A plot twist right out of “Falcon Crest” has unfolded in the soaring soap opera playing out above Tompkins Square Park.
Dora the red-tailed hawk — beloved by bird watchers but scorned by three-timing sweetheart Christo — has finally flown her East Village coop.
She now resides permanently at a Long Island nature preserve, after one of Christo’s two side chicks clawed her so badly that she may never fly again.
They “thought they were going to take over her nesting spot,” explained Cathy Horvath of Wildlife in Need of Rescue and Rehabilitation, which rescued and rehabbed Dora.
“She was badly beat up. She was bloody. She had puncture wounds.”
The drama began in the winter of 2017, when Dora returned from wing rehab for a minor injury to find that a homewrecking hawk, Nora, had swooped in on her longtime love.
The 10 chicks Dora raised with Christo over the years apparently weren’t enough to tie him down, even though hawk pairs are known to mate for life.
Last spring, another cheep slut, Amelia, appeared, and she and Christo were even brazen enough to tryst in Dora’s old nest, near East 8th Street and Avenue B, while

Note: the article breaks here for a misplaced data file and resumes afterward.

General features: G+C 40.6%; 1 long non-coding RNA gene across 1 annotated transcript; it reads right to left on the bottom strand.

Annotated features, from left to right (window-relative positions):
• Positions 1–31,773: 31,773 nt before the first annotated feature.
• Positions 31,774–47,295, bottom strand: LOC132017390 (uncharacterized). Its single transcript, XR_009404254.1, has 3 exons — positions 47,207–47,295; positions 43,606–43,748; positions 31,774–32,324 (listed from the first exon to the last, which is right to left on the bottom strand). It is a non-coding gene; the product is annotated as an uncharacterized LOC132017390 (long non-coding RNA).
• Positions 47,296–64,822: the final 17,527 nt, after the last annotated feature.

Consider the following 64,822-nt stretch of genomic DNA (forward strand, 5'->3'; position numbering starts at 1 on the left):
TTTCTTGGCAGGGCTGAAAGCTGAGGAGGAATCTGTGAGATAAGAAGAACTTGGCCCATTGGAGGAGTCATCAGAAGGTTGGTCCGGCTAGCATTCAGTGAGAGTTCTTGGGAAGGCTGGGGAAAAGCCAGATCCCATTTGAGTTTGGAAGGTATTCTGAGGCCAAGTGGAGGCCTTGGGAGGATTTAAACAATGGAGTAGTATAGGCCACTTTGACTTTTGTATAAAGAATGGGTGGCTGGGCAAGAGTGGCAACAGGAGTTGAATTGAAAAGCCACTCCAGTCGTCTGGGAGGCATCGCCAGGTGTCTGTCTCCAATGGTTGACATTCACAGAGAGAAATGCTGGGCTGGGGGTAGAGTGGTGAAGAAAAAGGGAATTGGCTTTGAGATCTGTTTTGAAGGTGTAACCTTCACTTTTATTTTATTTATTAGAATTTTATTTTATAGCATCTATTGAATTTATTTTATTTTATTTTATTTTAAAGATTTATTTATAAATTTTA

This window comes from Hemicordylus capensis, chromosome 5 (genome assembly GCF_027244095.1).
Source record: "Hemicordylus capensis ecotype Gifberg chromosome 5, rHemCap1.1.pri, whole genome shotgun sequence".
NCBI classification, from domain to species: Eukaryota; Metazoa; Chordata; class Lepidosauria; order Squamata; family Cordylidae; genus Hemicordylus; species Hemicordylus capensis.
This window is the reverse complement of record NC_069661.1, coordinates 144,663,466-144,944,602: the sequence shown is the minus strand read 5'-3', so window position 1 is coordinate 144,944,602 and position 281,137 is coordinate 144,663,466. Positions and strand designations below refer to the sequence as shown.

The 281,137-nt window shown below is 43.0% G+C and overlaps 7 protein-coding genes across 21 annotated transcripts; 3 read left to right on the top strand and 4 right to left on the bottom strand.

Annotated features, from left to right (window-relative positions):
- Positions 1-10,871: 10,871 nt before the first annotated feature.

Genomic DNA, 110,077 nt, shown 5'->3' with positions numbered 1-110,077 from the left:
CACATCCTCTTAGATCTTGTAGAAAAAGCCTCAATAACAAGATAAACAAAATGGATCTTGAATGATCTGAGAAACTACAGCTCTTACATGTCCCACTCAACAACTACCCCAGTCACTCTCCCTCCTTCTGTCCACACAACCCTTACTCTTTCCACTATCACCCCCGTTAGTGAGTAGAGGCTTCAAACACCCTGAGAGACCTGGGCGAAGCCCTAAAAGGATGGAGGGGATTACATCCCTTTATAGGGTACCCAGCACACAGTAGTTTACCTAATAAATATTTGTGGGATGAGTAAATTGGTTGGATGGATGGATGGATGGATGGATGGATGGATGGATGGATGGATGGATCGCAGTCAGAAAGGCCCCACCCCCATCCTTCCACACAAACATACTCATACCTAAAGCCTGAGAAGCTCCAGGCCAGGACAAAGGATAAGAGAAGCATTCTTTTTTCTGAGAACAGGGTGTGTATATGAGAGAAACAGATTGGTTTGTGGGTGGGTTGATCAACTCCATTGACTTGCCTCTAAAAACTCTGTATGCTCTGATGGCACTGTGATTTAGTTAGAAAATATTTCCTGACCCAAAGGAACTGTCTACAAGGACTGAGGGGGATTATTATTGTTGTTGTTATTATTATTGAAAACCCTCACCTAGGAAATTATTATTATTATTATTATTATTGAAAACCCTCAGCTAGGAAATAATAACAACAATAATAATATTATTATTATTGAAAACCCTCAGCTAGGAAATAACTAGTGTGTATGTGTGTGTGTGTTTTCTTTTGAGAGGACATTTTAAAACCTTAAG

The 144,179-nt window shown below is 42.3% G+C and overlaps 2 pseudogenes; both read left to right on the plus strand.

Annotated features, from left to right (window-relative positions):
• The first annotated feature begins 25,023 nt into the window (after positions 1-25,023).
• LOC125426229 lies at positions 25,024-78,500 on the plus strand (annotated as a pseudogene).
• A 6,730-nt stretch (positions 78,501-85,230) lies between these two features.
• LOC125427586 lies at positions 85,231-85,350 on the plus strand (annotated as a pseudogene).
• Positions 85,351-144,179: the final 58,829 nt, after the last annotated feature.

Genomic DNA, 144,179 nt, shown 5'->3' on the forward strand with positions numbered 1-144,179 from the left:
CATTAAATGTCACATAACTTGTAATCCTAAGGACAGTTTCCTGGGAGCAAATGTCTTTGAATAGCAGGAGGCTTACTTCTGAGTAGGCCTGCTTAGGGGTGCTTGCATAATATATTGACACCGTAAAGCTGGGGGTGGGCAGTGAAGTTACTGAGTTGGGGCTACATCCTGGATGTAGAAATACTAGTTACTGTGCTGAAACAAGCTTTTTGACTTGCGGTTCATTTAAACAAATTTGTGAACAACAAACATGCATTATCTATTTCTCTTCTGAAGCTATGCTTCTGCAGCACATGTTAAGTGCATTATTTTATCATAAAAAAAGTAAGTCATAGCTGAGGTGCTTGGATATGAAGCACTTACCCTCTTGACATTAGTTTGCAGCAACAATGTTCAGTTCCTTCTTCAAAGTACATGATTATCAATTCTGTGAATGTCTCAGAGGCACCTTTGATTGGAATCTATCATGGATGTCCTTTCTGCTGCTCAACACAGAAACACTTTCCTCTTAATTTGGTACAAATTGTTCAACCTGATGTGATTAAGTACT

Christo serviced Nora on the side at another perch.
Dora at that point was forced to fight for Christo’s attention.
In an air battle above the park, Amelia clawed Dora with her talons, tearing a muscle and leaving her with a permanently lame left wing.
Now Dora, about 3 years old, spends her days in a chain-link enclosure at Tackapausha Museum and Preserve in Seaford, noshing on rats and mice between preening and hopping from the ground to her perch.
Amelia, meanwhile, is building a family with Dora’s former flame, hatching a second set of chicks about two weeks ago in the park.
Horvath offered one possible reason Christo flew the coop.
“She’s not a friendly bird,” Horvath said of Dora. “She was the worst patient ever.”
Nature photographer Laura Goggin, who has chronicled Christo’s escapades on her blog, said Dora had a demanding nature.
“I think Dora relied on Christo more,” she said. “He waited on her, and she was more of a queen. Amelia seems to be more independent.”
But there is hope for a happily ever after.
Dora has been bonding with another injured hawk named Winston.
“They co-exist, but it’s a platonic relationship,” said Horvath. “I don’t blame her.”
Source: Read Full Article